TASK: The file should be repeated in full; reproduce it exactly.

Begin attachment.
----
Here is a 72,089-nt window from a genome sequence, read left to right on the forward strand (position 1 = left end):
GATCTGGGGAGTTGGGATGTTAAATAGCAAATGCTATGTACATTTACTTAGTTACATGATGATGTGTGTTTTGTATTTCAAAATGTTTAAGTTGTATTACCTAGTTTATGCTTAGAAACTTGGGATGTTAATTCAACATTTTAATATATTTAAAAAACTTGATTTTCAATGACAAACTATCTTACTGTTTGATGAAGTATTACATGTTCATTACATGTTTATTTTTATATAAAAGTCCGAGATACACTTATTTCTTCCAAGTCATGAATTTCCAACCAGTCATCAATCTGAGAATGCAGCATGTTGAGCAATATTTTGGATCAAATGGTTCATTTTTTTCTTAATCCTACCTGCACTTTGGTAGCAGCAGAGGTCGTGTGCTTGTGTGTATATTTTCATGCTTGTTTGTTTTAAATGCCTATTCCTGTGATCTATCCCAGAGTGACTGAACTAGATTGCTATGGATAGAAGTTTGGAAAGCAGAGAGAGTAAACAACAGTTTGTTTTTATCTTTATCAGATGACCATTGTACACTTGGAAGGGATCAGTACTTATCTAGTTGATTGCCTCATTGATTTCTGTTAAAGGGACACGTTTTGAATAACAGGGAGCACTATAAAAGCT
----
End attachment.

Here is a 72,089-nt window from a genome sequence, read left to right on the forward strand (position 1 = left end):
GATCTGGGGAGTTGGGATGTTAAATAGCAAATGCTATGTACATTTACTTAGTTACATGATGATGTGTGTTTTGTATTTCAAAATGTTTAAGTTGTATTACCTAGTTTATGCTTAGAAACTTGGGATGTTAATTCAACATTTTAATATATTTAAAAAACTTGATTTTCAATGACAAACTATCTTACTGTTTGATGAAGTATTACATGTTCATTACATGTTTATTTTTATATAAAAGTCCGAGATACACTTATTTCTTCCAAGTCATGAATTTCCAACCAGTCATCAATCTGAGAATGCAGCATGTTGAGCAATATTTTGGATCAAATGGTTCATTTTTTTCTTAATCCTACCTGCACTTTGGTAGCAGCAGAGGTCGTGTGCTTGTGTGTATATTTTCATGCTTGTTTGTTTTAAATGCCTATTCCTGTGATCTATCCCAGAGTGACTGAACTAGATTGCTATGGATAGAAGTTTGGAAAGCAGAGAGAGTAAACAACAGTTTGTTTTTATCTTTATCAGATGACCATTGTACACTTGGAAGGGATCAGTACTTATCTAGTTGATTGCCTCATTGATTTCTGTTAAAGGGACACGTTTTGAATAACAGGGAGCACTATAAAAGCT